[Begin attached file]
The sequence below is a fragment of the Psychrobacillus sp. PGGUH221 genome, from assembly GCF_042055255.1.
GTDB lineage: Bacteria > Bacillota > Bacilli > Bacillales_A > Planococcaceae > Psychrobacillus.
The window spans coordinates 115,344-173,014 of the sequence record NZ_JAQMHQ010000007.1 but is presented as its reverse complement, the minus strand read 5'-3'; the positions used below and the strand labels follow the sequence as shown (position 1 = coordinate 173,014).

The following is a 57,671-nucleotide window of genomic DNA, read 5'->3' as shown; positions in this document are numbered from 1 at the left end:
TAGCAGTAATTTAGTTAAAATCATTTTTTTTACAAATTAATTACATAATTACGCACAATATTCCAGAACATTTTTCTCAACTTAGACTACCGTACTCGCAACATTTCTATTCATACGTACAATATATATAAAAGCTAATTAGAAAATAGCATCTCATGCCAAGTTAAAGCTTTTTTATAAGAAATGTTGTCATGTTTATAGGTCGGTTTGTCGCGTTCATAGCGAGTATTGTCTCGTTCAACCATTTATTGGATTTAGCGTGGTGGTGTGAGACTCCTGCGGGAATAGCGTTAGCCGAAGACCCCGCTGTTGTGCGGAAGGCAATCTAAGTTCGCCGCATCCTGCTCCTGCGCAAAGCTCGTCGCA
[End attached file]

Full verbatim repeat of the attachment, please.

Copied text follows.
The sequence below is a fragment of the Psychrobacillus sp. PGGUH221 genome, from assembly GCF_042055255.1.
GTDB lineage: Bacteria > Bacillota > Bacilli > Bacillales_A > Planococcaceae > Psychrobacillus.
The window spans coordinates 115,344-173,014 of the sequence record NZ_JAQMHQ010000007.1 but is presented as its reverse complement, the minus strand read 5'-3'; the positions used below and the strand labels follow the sequence as shown (position 1 = coordinate 173,014).

The following is a 57,671-nucleotide window of genomic DNA, read 5'->3' as shown; positions in this document are numbered from 1 at the left end:
TAGCAGTAATTTAGTTAAAATCATTTTTTTTACAAATTAATTACATAATTACGCACAATATTCCAGAACATTTTTCTCAACTTAGACTACCGTACTCGCAACATTTCTATTCATACGTACAATATATATAAAAGCTAATTAGAAAATAGCATCTCATGCCAAGTTAAAGCTTTTTTATAAGAAATGTTGTCATGTTTATAGGTCGGTTTGTCGCGTTCATAGCGAGTATTGTCTCGTTCAACCATTTATTGGATTTAGCGTGGTGGTGTGAGACTCCTGCGGGAATAGCGTTAGCCGAAGACCCCGCTGTTGTGCGGAAGGCAATCTAAGTTCGCCGCATCCTGCTCCTGCGCAAAGCTCGTCGCA